Everything to Know About the Hazards of Dichloromethane
When working around dangerous chemicals, it’s essential that you understand the necessary precautions you need to take. Otherwise, you can easily put your long-term health at risk.
Those who work with dichloromethane, in particular, should understand a handful of risks that are associated with it.
Not sure where to start? Don’t worry, we’ve got you covered.
Let’s take a look at everything you need to know about dichloromethane hazards.
What Is Dichloromethane and What Is It Used For?
Dichloromethane (also known as methylene chloride) is a liquid solvent that many different businesses make use of. While the exact use will vary depending on the industry you’re in, this chemical is present within pain strippers, used during the manufacture of pharmaceuticals, and is also present within insecticides.
As you may expect, this means that a large variety of different types of employees need to understand the dangers that it’s able to pose.
What Hazards Are There?
Unfortunately, there are many different hazards associated with this chemical despite its utility. If an individual is exposed to dichloromethane, there’s a risk that they’ll suffer from damage to their brain or central nervous system.
Additionally, high levels of exposure (or exposure over a long period of time) could result in the development of various types of cancers.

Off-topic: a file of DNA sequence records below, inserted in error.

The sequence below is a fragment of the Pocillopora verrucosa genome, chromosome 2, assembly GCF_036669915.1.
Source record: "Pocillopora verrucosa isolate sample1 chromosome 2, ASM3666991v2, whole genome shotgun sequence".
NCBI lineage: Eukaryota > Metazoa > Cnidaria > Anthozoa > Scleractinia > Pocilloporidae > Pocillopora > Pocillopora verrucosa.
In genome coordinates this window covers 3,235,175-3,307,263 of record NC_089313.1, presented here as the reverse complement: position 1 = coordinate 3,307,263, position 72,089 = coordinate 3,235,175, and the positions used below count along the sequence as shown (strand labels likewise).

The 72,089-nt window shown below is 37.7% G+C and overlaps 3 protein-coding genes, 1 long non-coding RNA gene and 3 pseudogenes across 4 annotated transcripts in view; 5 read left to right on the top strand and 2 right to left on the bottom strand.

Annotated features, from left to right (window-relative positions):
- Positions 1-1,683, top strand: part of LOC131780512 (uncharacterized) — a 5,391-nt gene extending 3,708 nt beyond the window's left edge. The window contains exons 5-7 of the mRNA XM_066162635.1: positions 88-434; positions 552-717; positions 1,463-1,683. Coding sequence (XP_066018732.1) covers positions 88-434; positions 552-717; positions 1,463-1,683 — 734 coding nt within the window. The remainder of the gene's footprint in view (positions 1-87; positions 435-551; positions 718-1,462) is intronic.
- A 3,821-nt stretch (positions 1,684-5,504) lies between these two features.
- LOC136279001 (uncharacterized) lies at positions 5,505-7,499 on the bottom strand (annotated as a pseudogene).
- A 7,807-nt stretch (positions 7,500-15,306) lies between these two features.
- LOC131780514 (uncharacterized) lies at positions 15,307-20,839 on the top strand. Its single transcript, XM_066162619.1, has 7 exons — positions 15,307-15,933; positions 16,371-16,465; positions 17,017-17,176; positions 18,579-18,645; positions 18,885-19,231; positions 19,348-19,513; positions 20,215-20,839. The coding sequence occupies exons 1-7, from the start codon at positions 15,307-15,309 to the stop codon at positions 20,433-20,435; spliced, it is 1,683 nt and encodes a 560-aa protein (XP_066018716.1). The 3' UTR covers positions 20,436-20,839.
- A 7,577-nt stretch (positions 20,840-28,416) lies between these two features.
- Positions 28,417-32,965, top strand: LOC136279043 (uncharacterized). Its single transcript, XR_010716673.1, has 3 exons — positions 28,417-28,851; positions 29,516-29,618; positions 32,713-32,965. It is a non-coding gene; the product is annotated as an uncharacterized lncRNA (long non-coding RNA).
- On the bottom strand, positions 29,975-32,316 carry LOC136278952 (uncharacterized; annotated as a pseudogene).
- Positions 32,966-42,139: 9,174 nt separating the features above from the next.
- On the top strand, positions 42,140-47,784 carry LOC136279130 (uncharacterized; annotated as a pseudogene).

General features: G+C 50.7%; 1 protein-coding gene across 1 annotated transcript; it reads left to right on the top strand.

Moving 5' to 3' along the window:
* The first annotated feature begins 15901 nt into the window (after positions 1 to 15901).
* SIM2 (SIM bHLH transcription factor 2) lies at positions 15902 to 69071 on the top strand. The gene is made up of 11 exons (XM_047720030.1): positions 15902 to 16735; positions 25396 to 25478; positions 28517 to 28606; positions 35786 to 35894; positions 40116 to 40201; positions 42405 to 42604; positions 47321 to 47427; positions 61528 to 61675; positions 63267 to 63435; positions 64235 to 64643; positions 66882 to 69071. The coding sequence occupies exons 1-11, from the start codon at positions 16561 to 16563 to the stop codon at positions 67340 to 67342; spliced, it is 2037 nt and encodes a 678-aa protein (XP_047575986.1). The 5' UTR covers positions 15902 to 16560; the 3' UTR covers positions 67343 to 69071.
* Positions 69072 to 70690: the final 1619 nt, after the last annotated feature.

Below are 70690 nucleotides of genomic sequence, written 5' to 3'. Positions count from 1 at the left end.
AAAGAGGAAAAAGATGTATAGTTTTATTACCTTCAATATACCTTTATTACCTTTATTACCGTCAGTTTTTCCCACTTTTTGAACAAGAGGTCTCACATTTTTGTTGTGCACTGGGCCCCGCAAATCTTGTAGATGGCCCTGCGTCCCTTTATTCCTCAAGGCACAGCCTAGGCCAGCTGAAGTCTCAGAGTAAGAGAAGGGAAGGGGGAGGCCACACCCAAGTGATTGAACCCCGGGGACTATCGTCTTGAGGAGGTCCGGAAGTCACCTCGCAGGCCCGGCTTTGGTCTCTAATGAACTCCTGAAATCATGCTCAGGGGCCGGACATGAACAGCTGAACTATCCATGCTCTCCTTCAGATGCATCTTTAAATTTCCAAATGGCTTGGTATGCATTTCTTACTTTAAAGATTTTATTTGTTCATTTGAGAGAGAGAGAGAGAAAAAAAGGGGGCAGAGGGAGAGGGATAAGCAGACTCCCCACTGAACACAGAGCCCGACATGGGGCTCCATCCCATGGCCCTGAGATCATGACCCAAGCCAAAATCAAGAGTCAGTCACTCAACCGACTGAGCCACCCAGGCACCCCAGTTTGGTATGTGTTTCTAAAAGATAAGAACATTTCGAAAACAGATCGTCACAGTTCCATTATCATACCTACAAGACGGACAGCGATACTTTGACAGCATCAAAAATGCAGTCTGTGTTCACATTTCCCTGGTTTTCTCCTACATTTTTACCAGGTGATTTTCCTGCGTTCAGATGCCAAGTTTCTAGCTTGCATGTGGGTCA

Exposure occurs in three primary ways:
- Skin contact
- Eye exposure
Higher levels of exposure will result in more prominent symptoms. For example, long-term skin contact could cause the victim to experience severe burns in that area.
What Precautions Should I Take?
Fortunately, protecting yourself from this chemical is relatively straightforward.
Skin contact can easily be prevented by wearing protective clothing that doesn’t leave your bare skin exposed. The same can be said about wearing protective eyewear.
To reduce the chance you’ll experience complications related to inhalation, it’s imperative to ensure that your work environment is properly ventilated.
What if I’ve Been Exposed?
If you’ve been exposed to Dichloromethane, you need to take the appropriate steps as soon as possible to prevent/minimize injury. Your course of action will depend on what type of exposure you’re suffering from.
For those who’ve had their skin come into contact, immediately remove your contaminated articles of clothing and use a copious amount of soap/water to wash the affected area.
If the chemical comes into contact with your eyes, flush them for at least 30 minutes straight while using large amounts of water.
To deal with inhalation, you’ll need to immediately relocate to an area with better ventilation. If you experience vision difficulties, skin irritation, or trouble breathing, seek medical attention as soon as possible.
Managing Dichloromethane Hazards Can Seem Difficult
But it doesn’t have to be.
With the above information about how to handle dichloromethane hazards in mind, you’ll be well on your way toward ensuring that you stay as safe as possible.
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